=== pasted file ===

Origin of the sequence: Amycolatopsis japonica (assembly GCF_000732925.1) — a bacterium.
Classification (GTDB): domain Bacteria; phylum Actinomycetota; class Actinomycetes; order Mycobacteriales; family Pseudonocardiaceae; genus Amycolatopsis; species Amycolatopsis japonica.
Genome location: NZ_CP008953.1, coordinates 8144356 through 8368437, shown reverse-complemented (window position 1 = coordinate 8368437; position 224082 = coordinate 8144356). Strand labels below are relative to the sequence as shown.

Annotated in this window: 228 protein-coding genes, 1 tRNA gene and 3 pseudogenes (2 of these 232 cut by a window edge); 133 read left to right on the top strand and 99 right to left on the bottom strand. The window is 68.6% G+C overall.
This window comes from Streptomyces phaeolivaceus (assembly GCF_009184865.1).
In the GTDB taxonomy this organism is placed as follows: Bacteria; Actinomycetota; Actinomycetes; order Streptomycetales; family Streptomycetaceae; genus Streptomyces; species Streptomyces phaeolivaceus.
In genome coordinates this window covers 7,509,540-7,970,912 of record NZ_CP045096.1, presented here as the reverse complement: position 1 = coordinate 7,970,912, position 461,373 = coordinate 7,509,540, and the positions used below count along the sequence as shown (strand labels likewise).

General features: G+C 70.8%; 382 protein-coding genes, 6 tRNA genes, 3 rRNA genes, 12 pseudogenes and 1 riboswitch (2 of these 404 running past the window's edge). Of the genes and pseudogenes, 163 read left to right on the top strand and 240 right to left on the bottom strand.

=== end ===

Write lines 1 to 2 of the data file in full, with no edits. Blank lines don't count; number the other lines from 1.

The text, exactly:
Origin of the sequence: Amycolatopsis japonica (assembly GCF_000732925.1) — a bacterium.
Classification (GTDB): domain Bacteria; phylum Actinomycetota; class Actinomycetes; order Mycobacteriales; family Pseudonocardiaceae; genus Amycolatopsis; species Amycolatopsis japonica.